King Arthur (V–VI centuries)

Arthur

It seems that Arthur was born in the last quarter of 5th century. He was a ruler in Dummonia, which today is named Cornwall, England. He was the son of Uther Pentragon and Igerna. Arthur was entrusted to Ector for being grown up in secret. After Uther’s death, there was not any king in England, but it was said that the person who would have got out Excalibur sword of the stone it had been stuck in, would have become the ruler. Arthur was able to do this and became king when he was only 15. He won many battles and married to beautiful Guinevere. Arthur was helped by one friend, a famous wizard, Merlin, the son of a demon and of a mortal. He coined a round table (other sources say that Guinevere got the table as dowry), where all known famous knights of Arthur stayed, without feeling that one is better than another. But Merlin could not have relieved him of all suffers. Love played tricks to him, thus his beautiful wife fell in love with Lancelot, one of the knights.

Arthur had many fights against Britain’s enemies, becoming the owner of many lands. It is said that he fought successfully against a Roman Emperor, Lucius. After he had returned from the battle, he organized his coronation, followed by glamorous tournaments. The young knights competed in fights with spears or throwing stones. He went to Rome, but he must have returned because his nephew, Modred, took the throne and his wife. Arthur won again, Modred was defeated and the king was seriously wounded. From the fight field from Camlann he was transported to a legendary island, Avalon, a place where were nine fairies who pit him on a golden bed to sleep.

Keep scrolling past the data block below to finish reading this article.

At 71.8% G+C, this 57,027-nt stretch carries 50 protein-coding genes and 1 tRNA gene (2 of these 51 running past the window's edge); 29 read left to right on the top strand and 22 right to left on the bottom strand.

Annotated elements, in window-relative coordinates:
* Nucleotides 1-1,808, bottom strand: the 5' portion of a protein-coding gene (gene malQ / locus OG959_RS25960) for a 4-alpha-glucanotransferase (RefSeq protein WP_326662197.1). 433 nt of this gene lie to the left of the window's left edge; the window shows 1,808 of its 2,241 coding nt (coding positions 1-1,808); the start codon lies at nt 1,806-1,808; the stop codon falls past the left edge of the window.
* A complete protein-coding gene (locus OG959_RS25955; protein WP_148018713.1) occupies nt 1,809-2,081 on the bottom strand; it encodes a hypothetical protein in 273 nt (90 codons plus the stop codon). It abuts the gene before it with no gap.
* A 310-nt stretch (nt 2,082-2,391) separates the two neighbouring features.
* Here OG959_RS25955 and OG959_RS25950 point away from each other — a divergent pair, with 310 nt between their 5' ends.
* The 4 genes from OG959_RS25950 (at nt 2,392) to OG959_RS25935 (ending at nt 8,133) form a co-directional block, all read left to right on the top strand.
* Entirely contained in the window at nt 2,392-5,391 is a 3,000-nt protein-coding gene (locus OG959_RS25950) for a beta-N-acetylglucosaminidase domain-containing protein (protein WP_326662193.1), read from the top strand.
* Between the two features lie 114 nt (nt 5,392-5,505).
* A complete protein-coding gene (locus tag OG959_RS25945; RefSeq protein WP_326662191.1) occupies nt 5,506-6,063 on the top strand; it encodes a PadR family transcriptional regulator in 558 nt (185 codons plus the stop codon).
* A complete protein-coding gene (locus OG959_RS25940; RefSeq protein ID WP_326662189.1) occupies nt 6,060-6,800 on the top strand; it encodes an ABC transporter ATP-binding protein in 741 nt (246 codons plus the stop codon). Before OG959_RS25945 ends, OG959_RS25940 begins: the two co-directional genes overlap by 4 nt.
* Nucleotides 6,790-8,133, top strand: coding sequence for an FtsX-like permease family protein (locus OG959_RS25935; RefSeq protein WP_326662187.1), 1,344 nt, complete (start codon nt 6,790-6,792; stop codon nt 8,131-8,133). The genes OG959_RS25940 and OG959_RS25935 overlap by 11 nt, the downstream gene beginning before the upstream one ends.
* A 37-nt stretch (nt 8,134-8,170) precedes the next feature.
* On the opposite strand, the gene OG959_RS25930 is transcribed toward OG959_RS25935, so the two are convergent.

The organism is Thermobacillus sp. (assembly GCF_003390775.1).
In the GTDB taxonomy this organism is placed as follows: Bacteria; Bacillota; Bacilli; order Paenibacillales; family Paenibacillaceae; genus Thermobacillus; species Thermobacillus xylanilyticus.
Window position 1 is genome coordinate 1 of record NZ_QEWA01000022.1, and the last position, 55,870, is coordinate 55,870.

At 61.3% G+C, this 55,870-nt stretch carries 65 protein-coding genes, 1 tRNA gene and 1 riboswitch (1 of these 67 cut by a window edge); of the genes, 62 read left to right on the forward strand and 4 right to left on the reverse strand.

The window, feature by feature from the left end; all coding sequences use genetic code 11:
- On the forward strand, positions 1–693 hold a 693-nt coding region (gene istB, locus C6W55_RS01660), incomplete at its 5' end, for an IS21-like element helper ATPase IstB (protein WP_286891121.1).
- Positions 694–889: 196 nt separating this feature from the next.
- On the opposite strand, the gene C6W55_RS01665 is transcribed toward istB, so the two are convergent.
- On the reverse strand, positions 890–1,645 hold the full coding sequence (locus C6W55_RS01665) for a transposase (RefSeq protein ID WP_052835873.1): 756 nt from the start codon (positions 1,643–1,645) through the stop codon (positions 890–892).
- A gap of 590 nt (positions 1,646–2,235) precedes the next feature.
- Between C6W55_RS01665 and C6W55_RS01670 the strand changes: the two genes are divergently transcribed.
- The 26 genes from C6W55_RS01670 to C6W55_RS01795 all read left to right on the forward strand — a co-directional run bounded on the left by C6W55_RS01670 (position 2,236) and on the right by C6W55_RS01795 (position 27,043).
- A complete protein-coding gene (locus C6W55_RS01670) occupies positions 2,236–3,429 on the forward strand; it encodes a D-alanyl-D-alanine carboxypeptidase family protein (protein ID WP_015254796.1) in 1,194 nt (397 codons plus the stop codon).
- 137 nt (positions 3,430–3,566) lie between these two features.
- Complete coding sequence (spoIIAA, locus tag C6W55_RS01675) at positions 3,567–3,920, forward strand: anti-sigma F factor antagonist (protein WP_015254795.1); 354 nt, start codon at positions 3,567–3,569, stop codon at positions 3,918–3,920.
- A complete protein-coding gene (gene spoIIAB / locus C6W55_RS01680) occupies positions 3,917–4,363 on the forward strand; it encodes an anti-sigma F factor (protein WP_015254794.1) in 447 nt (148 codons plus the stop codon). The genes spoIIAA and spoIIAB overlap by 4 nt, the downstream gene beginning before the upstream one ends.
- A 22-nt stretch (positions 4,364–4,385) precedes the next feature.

A text from 11th century tells us that in 516, he joined his forces with those of Ambrosius Aurelianus then he led the British to victory on Baldon Mountain. Arthur, who probably led a group of horsemen, was able to make pedestrians Saxon leave. There were other fights, too, but German tribes penetration could not have been stopped.

In 12th century, chronicler William of Malmesbury asked the King Arthur to be mentioned as one who defended his country. His contemporary, Geoffrey of Monmouth, wrote a successful story which became a legend. He and his adventure novels about the Knights of  the Round Table mention him as a king. Otherwise, he is called a brave leader. Thus, “Culhwch and Olwen” poem from Wales describes him as a great army commander.

539 It is supposed that this is the year when King Arthur died. Legends tell that after his death, Arthur became a raven or a deer, that is why British King Hov from Armonica banned raven killing in 998, and in Wales deer hunting was forbidden.

It is said that Arthur’s tomb would be in a medieval monastery, St Michael in Glastonbury land. In 1184 (during a fire) or 1189 (when Henry II travelled that area), monks dug the land and at 2 meters deep they found a stone slab and a lead cross where was written: “Here lies buried the famous King Arthur, in Avalon island”. Then an oak coffin was found and inside it there were the bones of a huge man, 2.4 meters height, with broken, but also smaller bones and blonde hair. It seems that the existence of Arthur and his beautiful wife’s tomb were confirmed.

 

 

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